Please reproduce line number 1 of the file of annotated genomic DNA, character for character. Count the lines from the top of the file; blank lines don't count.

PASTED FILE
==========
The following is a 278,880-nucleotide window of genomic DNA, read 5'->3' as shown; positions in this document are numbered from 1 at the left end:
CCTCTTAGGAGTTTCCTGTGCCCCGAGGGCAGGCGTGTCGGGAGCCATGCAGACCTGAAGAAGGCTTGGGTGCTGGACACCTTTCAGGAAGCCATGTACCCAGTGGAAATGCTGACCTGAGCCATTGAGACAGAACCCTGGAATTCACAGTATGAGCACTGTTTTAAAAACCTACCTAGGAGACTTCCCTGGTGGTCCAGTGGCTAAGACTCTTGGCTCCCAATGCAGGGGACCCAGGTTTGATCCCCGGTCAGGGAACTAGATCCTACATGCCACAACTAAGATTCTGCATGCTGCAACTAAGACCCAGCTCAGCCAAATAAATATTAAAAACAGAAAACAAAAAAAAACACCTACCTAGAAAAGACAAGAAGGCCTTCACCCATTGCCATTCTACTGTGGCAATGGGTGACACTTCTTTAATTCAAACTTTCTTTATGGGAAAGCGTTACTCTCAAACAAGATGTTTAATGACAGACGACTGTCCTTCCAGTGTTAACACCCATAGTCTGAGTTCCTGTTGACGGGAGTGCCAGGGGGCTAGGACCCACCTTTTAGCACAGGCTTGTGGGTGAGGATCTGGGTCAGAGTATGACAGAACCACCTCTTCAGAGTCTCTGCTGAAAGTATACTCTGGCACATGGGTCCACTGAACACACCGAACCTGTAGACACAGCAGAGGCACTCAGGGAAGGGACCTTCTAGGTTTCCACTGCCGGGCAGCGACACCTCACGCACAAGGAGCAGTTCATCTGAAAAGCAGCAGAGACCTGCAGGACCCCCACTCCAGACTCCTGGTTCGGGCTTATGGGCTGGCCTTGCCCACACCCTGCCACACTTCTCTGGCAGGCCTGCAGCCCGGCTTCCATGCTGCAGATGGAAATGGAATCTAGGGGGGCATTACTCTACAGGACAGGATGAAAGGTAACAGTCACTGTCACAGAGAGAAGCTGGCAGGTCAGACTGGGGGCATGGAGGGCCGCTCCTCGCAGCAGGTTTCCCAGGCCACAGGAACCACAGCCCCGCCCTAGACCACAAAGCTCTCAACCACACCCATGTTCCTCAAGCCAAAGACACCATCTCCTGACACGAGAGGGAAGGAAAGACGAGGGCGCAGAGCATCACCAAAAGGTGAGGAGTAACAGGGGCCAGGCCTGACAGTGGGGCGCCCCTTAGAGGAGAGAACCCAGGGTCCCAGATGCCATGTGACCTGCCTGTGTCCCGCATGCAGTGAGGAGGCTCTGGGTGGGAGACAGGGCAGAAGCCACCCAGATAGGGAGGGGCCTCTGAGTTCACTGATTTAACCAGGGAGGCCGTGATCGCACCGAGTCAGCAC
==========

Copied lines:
The following is a 278,880-nucleotide window of genomic DNA, read 5'->3' as shown; positions in this document are numbered from 1 at the left end: